The furore from packing up a home in the UK and bringing the twins out to Sydney, Australia to ‘settle’ into a new life here is slowly beginning to calm.
I still can’t believe I have now been in Sydney for six months and I am only now finding it in me to jump start my brain into putting fingers to a keyboard, and attempting to compose a sentence with some viable English and syntax, which I pray still manifest somewhere in my fuzzy sleep deprived grey matter. If only I were as witty as Oscar Wilde, or wrote like Jane Austen, I could compensate with pretty, slick and witty sentences. But alas, I am not, and I hope sense can be made of my jibbersish nonetheless.
The first few weeks were not calm. They have been wonderful, though a mixture of excitement and overwhelming change all at once, but anything but calm. And how could they be? We have moved from the other side of the world and slowly transitioning from a four bedroom detached house with countryside on your doorstep, to an apartment with a huge city on your doorstep. We have grown as a family, literally, by introducing baby Cassie into our lives, which has also introduced some behaviours from Bonnie and Isla, and trying to manage these from underneath a nursing newborn has broken me on several occasions.
Trying to find our ‘new normal’ in a brand new country takes time. A lot of time, we are still trying to find our way. When you have two little toddlers at the same age, demanding the same things, becoming unsettled at the same time, trying to adjust them to a new time zone, it’s overwhelming and a lot for a little one to contend with. My focus has been on Bonnie and Isla, how they’ve been feeling and how they are adjusting to our new setting. And of course, a huge part of my focus has been settling a little newborn into our lives, or at least trying my very best.
Being 34 weeks pregnant on the day I flew out to Sydney with Bonnie and Isla, and then all that was to follow; with the arrival of Cassie; trying to settle into a new country; general newborn madness; leaving my beloved friends and family; stepping away from a job I adored; not being at home for my dad when he underwent some major heart surgery (and nearly losing him during his recovery); on reflection of all of this I can confirm that we are exceptionally crazy.
It has been the toughest six months of my life (even tougher than the first six months with newborn twins), but that confirms for me that if I can still adore this country in spite of all the craziness, then things can only get easier, and we couldn’t have made a better decision.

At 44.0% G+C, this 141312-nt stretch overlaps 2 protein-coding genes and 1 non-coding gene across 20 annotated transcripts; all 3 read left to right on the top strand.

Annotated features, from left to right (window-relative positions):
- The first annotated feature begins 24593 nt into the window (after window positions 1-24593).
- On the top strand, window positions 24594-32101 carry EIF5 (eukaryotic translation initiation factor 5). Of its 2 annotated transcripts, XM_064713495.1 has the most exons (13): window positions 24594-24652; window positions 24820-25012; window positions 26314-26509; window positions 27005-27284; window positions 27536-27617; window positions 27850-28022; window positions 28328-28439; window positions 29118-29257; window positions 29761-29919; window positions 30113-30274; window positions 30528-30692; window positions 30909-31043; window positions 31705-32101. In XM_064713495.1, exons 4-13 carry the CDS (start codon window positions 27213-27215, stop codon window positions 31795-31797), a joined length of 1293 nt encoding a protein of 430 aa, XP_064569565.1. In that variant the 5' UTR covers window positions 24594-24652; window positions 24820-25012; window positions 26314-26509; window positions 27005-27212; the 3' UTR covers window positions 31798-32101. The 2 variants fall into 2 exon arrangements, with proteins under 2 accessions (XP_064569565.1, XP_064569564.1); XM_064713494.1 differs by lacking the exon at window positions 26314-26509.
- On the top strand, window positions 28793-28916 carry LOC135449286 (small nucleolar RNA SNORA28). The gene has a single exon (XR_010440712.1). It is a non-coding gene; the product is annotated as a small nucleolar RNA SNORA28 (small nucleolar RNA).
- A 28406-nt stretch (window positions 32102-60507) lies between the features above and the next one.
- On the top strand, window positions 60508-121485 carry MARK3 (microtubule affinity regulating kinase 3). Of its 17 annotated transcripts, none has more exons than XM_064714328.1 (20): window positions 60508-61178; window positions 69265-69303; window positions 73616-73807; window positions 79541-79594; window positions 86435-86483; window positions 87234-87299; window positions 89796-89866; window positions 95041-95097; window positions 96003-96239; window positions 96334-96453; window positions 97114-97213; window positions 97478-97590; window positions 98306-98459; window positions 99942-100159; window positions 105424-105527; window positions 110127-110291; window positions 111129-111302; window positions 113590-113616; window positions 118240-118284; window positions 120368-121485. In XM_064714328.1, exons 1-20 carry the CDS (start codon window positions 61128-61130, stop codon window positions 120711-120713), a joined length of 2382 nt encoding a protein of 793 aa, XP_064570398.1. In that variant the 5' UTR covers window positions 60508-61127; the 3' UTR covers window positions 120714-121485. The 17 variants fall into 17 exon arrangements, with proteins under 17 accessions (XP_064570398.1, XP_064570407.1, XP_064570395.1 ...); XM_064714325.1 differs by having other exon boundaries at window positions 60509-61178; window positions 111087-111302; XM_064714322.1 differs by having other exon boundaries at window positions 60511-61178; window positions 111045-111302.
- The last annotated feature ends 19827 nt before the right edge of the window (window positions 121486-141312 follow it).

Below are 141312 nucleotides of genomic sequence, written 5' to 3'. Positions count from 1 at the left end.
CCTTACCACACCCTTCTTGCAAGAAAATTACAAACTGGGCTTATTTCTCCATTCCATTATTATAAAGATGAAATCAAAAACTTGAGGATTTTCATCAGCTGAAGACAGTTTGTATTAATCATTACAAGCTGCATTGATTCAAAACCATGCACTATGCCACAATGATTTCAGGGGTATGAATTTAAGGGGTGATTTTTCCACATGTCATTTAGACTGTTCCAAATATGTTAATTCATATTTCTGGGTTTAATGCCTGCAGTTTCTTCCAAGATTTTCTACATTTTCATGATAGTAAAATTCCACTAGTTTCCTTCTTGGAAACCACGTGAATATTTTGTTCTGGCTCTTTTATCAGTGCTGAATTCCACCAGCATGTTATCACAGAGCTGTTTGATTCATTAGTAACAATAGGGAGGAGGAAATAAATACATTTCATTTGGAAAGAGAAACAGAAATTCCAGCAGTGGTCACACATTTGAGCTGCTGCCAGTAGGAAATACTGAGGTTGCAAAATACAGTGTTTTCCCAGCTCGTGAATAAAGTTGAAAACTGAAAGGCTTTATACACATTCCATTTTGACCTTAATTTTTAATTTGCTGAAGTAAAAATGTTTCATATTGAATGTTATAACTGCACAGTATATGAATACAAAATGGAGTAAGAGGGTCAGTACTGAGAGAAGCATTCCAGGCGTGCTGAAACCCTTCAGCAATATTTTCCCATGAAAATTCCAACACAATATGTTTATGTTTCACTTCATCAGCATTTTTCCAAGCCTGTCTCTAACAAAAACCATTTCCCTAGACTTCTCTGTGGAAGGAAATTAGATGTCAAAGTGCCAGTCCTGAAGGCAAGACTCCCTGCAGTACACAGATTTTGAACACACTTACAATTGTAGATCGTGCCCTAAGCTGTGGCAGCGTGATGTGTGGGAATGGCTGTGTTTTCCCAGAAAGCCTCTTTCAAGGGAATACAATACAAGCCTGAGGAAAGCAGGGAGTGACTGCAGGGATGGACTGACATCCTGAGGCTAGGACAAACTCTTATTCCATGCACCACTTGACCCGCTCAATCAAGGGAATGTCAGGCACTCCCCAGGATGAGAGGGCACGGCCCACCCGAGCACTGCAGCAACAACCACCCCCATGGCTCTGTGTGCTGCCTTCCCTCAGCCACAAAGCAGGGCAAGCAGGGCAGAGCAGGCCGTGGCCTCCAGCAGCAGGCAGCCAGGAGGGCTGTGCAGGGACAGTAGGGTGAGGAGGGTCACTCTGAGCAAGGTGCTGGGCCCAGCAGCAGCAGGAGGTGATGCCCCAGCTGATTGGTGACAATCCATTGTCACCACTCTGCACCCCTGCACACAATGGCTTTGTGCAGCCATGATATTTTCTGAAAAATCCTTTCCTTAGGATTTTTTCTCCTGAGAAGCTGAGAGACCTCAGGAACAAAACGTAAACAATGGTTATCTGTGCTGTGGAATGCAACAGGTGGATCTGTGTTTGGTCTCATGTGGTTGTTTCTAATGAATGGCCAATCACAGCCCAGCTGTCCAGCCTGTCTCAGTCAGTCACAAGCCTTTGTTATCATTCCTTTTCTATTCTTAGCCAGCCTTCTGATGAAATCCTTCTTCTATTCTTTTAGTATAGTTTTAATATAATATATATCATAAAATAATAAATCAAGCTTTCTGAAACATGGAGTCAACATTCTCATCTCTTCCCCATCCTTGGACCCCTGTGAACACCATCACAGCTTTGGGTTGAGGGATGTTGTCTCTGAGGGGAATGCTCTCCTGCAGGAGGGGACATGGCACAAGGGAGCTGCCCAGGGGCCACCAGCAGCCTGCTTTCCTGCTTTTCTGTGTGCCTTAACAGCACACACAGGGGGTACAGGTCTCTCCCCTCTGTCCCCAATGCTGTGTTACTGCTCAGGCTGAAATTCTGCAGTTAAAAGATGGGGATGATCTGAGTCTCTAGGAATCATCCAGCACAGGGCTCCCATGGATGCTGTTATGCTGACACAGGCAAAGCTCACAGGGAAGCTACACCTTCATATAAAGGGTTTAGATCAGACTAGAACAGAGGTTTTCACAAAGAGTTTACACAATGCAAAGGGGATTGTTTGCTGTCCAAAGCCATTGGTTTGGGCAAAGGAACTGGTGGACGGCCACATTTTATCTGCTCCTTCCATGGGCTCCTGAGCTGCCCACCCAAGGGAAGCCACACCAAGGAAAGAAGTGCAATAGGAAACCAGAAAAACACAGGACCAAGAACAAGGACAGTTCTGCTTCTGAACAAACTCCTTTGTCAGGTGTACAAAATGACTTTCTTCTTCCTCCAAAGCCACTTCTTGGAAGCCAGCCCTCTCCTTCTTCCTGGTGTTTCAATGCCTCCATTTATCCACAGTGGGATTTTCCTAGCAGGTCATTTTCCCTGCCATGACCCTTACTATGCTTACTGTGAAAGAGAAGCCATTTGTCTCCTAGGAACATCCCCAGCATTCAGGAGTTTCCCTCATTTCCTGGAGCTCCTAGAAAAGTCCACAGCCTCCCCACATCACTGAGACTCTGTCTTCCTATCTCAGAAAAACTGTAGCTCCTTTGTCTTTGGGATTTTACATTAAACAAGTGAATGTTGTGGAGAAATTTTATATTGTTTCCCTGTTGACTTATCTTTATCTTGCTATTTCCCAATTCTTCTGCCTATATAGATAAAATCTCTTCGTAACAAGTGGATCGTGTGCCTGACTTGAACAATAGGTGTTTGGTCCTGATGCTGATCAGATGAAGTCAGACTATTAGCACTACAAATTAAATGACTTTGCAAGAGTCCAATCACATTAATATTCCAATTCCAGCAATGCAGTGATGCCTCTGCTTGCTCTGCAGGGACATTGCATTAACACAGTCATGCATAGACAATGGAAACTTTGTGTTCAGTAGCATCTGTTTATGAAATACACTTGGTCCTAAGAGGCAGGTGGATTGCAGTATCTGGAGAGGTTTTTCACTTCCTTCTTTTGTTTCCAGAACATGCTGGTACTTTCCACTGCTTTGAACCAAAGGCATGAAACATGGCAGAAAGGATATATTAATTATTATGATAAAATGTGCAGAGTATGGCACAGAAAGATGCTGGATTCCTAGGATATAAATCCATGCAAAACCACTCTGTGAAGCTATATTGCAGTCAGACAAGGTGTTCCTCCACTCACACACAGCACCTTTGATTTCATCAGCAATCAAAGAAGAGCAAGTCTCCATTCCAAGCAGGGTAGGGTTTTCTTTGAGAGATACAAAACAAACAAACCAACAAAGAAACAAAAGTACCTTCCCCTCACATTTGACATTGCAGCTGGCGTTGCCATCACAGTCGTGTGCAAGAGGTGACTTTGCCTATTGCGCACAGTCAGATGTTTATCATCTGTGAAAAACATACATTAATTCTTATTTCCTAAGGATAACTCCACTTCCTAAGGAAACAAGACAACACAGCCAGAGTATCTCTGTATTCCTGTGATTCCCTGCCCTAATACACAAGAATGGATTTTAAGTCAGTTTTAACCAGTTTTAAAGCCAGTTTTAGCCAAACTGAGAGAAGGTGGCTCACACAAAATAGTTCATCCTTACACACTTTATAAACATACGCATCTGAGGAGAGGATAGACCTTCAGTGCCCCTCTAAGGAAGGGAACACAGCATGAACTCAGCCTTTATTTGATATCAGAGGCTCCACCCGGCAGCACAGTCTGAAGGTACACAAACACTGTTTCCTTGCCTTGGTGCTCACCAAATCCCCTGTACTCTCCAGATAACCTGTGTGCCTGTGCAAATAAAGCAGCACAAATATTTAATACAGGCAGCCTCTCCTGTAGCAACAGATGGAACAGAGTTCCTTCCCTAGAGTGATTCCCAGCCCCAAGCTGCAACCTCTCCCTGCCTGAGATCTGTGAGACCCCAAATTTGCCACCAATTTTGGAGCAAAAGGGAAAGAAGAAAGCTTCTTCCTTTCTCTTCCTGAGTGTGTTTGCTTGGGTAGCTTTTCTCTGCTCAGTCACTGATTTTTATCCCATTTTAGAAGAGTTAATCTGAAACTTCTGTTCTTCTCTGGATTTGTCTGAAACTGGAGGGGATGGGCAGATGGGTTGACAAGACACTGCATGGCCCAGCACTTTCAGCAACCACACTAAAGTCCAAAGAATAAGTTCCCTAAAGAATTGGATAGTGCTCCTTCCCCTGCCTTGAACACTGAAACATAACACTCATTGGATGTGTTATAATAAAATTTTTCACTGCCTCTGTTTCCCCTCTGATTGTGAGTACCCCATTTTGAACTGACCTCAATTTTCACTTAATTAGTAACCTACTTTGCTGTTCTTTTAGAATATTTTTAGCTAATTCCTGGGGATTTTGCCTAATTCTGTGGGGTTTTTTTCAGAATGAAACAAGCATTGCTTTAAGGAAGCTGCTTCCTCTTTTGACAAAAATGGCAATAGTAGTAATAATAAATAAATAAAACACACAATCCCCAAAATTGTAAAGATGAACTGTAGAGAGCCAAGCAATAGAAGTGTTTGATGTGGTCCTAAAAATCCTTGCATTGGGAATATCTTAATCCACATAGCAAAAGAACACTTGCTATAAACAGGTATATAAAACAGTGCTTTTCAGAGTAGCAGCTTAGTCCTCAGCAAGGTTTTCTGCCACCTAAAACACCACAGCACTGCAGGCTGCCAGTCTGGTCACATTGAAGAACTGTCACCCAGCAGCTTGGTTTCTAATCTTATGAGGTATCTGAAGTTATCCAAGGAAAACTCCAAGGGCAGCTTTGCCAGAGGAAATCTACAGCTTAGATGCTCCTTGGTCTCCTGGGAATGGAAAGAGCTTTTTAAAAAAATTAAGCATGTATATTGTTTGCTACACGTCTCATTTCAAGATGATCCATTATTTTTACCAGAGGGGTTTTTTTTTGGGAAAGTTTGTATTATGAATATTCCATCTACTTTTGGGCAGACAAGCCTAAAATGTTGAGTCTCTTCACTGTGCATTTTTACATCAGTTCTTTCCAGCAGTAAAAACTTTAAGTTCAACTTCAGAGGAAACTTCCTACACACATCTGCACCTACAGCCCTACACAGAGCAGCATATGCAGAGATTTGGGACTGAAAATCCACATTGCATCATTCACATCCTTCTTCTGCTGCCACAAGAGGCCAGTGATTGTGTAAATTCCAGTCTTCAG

In such a beautiful country with so much to do for little ones, it’s hard to miss my small hometown of Ballymena. My heart yearns for my family, friends and the humour of those people, which overrides the lack of things to do. But I can’t help myself from realising how well catered to family life is in Australia. How accessible most things are with brood in tow.
One thing which stood out to me was the fact that cinemas have ‘parent(s) and bub’ sessions. Basically, sessions run each day throughout the week where mum’s (or dad’s) can bring their baby to the cinema, there’s a crying room incase the little one needs some time out to be consoled, but the bottom line is that mothers aren’t stopped from doing all the leisurely things we took for granted before kids arrived. I find this especially important for first time mum’s, there’s an element of inclusion. We can still go to the cinema with a baby in tow, if we really want to, and not be banished to parks, coffee shops and mum’s and tots groups. It’s those little things that matter (not to mention that a few cinemas serve bubbles, wine, beer and cheese boards).
–exploring a sensory mural. They’ve been advised that there will be plenty of murals to explore in Belfast when we make a trip back home…
Most parks are designed to enable inclusion for all children of age, size and ability. Bonnie and Isla’s favourite park is designed specifically for the inclusion of children with special needs. There’s also a cafe right beside it which is a social enterprise, it helps to train adults with learning disabilities for the world of work, something very similar to my job in the UK, and something very close to my heart.
I won’t underplay or overplay it, but having three children so close in age and also so young in age is extremely challenging. Sometimes I feel as though I have more meltdowns and throw more tantrums that my two two years olds. It hasn’t been easy for me to find my own feet when I never get a chance to eat a warm meal or drink a hot cup of tea. I can just about manage taking all three girls out myself (masterfully planned around nap times and meal times). But when I do there is so much choice, I’m not bound to an apartment, we have an endless amount of things to do and lots of time to continue to explore with my ‘little women’.